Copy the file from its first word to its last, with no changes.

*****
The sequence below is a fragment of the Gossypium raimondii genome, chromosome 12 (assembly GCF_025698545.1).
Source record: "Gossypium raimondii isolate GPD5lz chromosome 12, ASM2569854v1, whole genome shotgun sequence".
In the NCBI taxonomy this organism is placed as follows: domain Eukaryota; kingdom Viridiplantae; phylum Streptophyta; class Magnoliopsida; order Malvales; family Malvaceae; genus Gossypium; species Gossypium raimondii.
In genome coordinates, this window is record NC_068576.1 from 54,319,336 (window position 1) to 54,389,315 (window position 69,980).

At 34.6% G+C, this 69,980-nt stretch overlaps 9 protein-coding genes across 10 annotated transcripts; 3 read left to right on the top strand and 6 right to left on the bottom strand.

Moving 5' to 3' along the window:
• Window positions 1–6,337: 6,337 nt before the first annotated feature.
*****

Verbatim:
The sequence below is a fragment of the Gossypium raimondii genome, chromosome 12 (assembly GCF_025698545.1).
Source record: "Gossypium raimondii isolate GPD5lz chromosome 12, ASM2569854v1, whole genome shotgun sequence".
In the NCBI taxonomy this organism is placed as follows: domain Eukaryota; kingdom Viridiplantae; phylum Streptophyta; class Magnoliopsida; order Malvales; family Malvaceae; genus Gossypium; species Gossypium raimondii.
In genome coordinates, this window is record NC_068576.1 from 54,319,336 (window position 1) to 54,389,315 (window position 69,980).

At 34.6% G+C, this 69,980-nt stretch overlaps 9 protein-coding genes across 10 annotated transcripts; 3 read left to right on the top strand and 6 right to left on the bottom strand.

Moving 5' to 3' along the window:
• Window positions 1–6,337: 6,337 nt before the first annotated feature.